LG announces 4G LTE-enabled Watch Urbane smartwatch
The average smartwatch relies on a smartphone to show relevant information. Those notifications, emails, messages, directions and the like are not pulled from thin air, after all. Making such devices pretty much useless when, for instance, the smartphone runs out of juice or is not within pairing distance. This is where having a cellular radio inside can make a huge difference.
LG is among the few vendors that sees just how useful cellular radios can be for smartwatches, as today it announces a 4G LTE version of its recently-unveiled Watch Urbane Android Wear smartwatch. Unlike the original, the new Watch Urbane LTE -- which rivals Samsung's Gear S -- runs LG's own Wearable Platform. The South Korean company is touting it as "the world’s first LTE-enabled smartwatch".
4G LTE might seem overkill for a device that is not designed for content consumption, and this shows in the increased battery size -- 700 mAh, compared to just 410 mAh for the vanilla Watch Urbane. LG didn't mention battery life when it announced Watch Urbane nor in the case of Watch Urbane LTE, so I can only assume it's decent but not spectacular.
For instance, a typical Android Wear device lasts around a day or so before it needs to meet the charger. Wearable Platform doesn't look like it's more energy efficient, or else LG would have said so in the press release. Its claim, that Watch Urbane LTE lasts for days in standby is not relevant, given that users will be interacting with their devices quite frequently. However, talk time is said to be "impressively long", whatever that means.
So what can Watch Urbane LTE do that Watch Urbane can't? Well, first of all, it lets the user make and take calls, and send and receive SMS messages, without relying on a smartphone to take the heavy load. On supporting carrier networks, it offers push-to-talk, so Watch Urbane LTE users can use their smartwatches like walkie-talkies. Of course, it can also go online.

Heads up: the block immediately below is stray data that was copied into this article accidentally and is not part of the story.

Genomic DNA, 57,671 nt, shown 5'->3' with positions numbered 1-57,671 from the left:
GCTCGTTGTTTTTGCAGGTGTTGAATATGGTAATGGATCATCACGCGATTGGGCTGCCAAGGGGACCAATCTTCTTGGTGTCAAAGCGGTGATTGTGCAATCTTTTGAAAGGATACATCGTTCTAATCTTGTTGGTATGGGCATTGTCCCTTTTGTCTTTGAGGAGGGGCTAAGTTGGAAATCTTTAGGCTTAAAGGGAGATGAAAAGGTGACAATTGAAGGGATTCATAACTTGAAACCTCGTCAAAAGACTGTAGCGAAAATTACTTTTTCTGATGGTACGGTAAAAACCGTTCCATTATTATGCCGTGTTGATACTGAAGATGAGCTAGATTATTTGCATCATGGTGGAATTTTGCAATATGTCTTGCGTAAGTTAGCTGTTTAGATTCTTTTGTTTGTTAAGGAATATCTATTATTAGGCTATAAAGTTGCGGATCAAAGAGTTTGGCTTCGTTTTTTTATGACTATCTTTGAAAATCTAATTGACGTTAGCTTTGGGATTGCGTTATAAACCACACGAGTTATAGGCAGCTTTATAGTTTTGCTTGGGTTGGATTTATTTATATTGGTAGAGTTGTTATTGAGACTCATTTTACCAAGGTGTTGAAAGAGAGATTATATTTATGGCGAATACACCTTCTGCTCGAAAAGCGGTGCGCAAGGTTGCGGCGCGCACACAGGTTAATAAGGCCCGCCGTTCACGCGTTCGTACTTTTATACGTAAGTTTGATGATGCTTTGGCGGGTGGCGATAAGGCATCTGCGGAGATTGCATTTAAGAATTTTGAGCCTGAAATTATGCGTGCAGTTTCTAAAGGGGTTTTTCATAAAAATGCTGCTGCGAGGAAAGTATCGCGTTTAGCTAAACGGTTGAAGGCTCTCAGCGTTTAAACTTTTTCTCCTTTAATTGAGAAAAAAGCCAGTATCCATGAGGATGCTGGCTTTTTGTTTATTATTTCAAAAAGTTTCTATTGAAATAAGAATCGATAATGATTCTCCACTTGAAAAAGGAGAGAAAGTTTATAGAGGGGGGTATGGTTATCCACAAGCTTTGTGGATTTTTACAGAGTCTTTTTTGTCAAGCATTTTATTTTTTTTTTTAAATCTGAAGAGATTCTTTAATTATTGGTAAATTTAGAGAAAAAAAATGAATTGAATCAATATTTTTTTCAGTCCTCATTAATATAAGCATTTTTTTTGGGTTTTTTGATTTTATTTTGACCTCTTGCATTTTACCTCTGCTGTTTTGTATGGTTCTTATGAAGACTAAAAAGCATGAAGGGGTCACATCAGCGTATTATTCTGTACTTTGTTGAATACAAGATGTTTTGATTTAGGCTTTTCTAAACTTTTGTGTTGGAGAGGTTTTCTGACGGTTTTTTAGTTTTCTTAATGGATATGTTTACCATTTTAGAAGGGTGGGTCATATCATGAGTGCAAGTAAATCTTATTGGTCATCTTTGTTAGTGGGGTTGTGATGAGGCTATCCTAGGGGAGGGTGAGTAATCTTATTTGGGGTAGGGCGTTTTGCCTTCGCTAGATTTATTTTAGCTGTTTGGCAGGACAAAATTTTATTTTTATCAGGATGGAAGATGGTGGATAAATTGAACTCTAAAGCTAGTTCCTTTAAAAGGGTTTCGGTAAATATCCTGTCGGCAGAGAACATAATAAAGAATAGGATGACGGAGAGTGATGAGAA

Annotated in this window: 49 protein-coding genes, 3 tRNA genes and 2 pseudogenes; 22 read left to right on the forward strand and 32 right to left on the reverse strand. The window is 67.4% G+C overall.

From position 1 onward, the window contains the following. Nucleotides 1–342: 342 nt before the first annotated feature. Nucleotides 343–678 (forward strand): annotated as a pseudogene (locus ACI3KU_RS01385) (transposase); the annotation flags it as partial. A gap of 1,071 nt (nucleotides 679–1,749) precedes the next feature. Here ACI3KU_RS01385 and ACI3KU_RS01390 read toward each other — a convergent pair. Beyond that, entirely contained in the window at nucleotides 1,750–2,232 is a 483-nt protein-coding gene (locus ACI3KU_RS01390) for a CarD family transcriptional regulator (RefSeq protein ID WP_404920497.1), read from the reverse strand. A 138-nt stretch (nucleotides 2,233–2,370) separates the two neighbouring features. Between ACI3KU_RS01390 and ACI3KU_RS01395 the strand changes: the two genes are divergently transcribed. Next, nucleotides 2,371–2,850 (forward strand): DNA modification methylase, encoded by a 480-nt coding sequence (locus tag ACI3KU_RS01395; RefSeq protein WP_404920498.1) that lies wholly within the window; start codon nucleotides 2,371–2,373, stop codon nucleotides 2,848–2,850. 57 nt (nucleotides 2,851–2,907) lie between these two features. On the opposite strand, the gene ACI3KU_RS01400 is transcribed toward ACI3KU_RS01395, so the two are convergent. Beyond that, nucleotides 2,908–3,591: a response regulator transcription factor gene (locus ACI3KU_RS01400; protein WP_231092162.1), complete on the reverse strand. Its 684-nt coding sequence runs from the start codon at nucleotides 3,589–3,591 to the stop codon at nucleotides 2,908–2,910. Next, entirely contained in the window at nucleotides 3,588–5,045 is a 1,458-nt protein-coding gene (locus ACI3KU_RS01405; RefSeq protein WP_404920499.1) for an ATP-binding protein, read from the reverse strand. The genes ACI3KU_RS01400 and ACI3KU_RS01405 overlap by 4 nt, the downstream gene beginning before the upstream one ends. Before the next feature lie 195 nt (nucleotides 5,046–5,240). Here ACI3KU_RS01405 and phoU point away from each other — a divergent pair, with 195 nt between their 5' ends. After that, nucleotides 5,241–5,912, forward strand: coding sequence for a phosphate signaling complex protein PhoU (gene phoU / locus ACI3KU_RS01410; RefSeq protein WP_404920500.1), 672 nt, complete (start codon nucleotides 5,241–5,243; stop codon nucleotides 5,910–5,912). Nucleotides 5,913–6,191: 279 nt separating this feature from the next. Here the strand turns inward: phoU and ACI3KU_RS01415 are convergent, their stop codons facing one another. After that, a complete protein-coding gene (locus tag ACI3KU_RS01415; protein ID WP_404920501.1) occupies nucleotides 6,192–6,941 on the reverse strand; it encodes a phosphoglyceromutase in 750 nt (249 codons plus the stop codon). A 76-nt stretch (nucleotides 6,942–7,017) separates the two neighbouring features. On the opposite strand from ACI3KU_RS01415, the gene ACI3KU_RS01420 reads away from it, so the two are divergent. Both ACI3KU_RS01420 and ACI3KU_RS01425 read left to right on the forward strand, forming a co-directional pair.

What's also interesting about Watch Urbane LTE is that its third side button doubles as a beacon, with a long press, calling a contact of choice and sharing the user's coordinates. It can come in handy in case of emergencies, assuming there's cellular coverage there.
Watch Urbane LTE's connectivity options may not be "light years beyond the competition", as LG suggests, but they exceed those of competing smartwatches, mainly because there is NFC on board. LG is quick to point out the upside in having NFC when it comes to making mobile payments.
Needless to say, there are lots of sensors inside Watch Urbane LTE, as well as pretty good specs for a smartwatch. For more information on this, check out our coverage of Watch Urbane (the only other difference is the 1 GB of RAM, instead of the 512 MB of RAM in the vanilla model). Watch Urbane LTE is only going to be offered in silver, according to LG (no gold option, sorry folks). There is no information on availability and pricing.